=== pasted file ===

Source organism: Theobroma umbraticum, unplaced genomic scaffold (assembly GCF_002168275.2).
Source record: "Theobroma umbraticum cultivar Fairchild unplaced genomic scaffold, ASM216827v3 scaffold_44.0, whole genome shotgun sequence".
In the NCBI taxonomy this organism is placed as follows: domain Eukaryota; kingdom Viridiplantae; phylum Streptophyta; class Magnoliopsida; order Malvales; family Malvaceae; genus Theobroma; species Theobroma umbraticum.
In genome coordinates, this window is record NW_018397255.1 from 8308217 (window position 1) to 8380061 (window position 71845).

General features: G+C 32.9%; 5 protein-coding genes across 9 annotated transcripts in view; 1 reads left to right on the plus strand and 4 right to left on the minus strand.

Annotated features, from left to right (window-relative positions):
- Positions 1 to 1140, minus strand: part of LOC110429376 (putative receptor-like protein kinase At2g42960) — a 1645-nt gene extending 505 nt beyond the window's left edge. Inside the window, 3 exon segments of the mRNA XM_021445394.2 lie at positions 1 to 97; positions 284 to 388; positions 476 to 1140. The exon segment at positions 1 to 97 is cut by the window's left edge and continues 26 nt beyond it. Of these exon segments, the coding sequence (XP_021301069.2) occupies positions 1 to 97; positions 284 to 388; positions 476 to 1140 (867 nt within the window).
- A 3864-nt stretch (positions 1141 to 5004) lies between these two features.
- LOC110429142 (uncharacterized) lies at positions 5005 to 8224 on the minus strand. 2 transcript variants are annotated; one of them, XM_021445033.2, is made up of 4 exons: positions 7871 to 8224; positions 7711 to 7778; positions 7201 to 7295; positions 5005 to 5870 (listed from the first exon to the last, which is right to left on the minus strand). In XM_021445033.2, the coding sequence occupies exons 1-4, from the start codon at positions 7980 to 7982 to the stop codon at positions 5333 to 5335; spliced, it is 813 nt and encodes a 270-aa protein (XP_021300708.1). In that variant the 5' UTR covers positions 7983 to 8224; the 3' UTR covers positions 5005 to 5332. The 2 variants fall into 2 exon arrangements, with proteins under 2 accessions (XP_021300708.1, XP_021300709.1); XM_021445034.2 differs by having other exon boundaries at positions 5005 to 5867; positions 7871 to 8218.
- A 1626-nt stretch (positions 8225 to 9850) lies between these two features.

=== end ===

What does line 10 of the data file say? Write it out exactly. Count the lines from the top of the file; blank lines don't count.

- A 1626-nt stretch (positions 8225 to 9850) lies between these two features.